Microbial Diversity of Marine Sponges

  • U. Hentschel
  • L. Fieseler
  • M. Wehrl
  • C. Gernert
  • M. Steinert
  • J. Hacker
  • M. Horn
Part of the Progress in Molecular and Subcellular Biology book series (PMSB, volume 37)


The recent application of molecular microbial ecology tools to sponge-microbe associations has revealed a glimpse into the biodiversity of these microbial communities, that is considered just ‘the tip of the iceberg’. This chapter provides an overview over these new findings with regard to identity, diversity and distribution patterns of sponge-associated microbial consortia. The sponges Aplysina aerophoba (Verongida), Rhopaloeides odorabile (Dicytoceratida) and Theonella swinhoei (Lithistida) were chosen as model systems for this review because they have been subject to both, cultivation-dependent and cultivation-independent approaches. A discussion of the microbial assemblages of Halichondria panicea is presented in the accompanying chapter by Imhoff and Stöhr. Considering that a large fraction of sponge-associated microbes is not yet amenable to cultivation, an emphasis has been placed on the techniques centering around the 16S rRNA gene. A section has been included that covers the potential of sponge microbial communities for drug discovery. Finally, a ‘sponge-microbe interaction model’ is presented that summarizes our current understanding of the processes that might have shaped the community structure of the microbial assemblages within sponges.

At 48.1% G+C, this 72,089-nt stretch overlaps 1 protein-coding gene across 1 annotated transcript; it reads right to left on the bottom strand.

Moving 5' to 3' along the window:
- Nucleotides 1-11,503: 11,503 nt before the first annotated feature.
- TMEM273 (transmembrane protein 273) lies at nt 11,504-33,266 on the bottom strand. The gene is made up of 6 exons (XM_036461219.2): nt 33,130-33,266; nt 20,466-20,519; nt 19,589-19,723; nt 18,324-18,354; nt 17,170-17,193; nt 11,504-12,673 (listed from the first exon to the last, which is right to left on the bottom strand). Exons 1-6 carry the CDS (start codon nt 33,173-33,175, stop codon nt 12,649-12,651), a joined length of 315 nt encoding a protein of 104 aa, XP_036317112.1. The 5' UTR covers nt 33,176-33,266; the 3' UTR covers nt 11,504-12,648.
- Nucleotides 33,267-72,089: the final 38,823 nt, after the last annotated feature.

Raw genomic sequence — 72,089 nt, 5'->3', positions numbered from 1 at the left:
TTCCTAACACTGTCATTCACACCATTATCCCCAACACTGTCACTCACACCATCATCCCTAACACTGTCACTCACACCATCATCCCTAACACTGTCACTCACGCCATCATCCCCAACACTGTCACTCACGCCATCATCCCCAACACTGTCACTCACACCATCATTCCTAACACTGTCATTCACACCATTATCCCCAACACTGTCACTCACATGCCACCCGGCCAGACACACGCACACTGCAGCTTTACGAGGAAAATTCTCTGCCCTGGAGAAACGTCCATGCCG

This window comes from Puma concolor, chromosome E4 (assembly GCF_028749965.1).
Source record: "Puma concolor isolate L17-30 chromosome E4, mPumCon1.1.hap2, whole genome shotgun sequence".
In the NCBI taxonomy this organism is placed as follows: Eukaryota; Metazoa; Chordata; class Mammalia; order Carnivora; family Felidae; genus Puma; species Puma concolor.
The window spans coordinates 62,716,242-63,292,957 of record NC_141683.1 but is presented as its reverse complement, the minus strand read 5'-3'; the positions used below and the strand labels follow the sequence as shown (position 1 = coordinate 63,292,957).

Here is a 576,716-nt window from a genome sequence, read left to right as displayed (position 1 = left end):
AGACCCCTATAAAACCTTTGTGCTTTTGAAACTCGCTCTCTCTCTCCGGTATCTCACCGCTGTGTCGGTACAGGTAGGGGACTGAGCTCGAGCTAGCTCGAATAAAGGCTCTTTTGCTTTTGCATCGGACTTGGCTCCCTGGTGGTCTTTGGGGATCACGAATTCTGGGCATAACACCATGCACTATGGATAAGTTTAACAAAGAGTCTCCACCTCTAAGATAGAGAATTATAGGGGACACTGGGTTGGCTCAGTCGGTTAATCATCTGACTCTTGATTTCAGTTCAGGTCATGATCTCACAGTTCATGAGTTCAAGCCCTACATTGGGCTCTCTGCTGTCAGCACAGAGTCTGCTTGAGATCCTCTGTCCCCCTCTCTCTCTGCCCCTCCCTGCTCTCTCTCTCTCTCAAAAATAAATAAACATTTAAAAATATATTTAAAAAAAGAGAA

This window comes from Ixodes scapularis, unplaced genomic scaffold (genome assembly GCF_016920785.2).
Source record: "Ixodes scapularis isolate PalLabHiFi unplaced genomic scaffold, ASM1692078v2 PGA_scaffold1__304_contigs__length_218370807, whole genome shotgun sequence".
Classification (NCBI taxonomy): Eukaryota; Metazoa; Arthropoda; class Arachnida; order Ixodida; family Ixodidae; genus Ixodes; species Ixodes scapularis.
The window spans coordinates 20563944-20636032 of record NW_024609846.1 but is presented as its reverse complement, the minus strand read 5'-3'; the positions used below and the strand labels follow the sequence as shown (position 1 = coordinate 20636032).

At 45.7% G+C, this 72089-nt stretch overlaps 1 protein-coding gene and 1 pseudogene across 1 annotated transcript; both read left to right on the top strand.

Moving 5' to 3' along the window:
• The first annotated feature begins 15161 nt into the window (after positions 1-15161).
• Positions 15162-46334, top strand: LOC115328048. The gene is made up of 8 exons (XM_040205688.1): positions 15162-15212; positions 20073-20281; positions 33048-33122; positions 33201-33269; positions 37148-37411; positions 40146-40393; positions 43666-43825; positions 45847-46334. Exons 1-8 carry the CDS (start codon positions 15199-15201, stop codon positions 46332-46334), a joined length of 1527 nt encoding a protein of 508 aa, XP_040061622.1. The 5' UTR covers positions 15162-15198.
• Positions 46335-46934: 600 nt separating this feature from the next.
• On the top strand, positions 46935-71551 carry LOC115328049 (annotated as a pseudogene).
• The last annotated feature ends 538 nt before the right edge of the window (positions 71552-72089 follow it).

Microbial Community Microbial Diversity Marine Sponge Sponge Cell Reef Sponge 
These keywords were added by machine and not by the authors. This process is experimental and the keywords may be updated as the learning algorithm improves.


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Copyright information

© Springer-Verlag Berlin Heidelberg 2003

Authors and Affiliations

  • U. Hentschel
    • 1
  • L. Fieseler
    • 1
  • M. Wehrl
    • 1
  • C. Gernert
    • 1
  • M. Steinert
    • 1
  • J. Hacker
    • 1
  • M. Horn
    • 2
  1. 1.Institut für Molekulare InfektionsbiologieUniversität WürzburgWürzburgGermany
  2. 2.Abteilung Mikrobielle Ökologie, Institut für Ökologie und NaturschutzUniversität WienWienAustria

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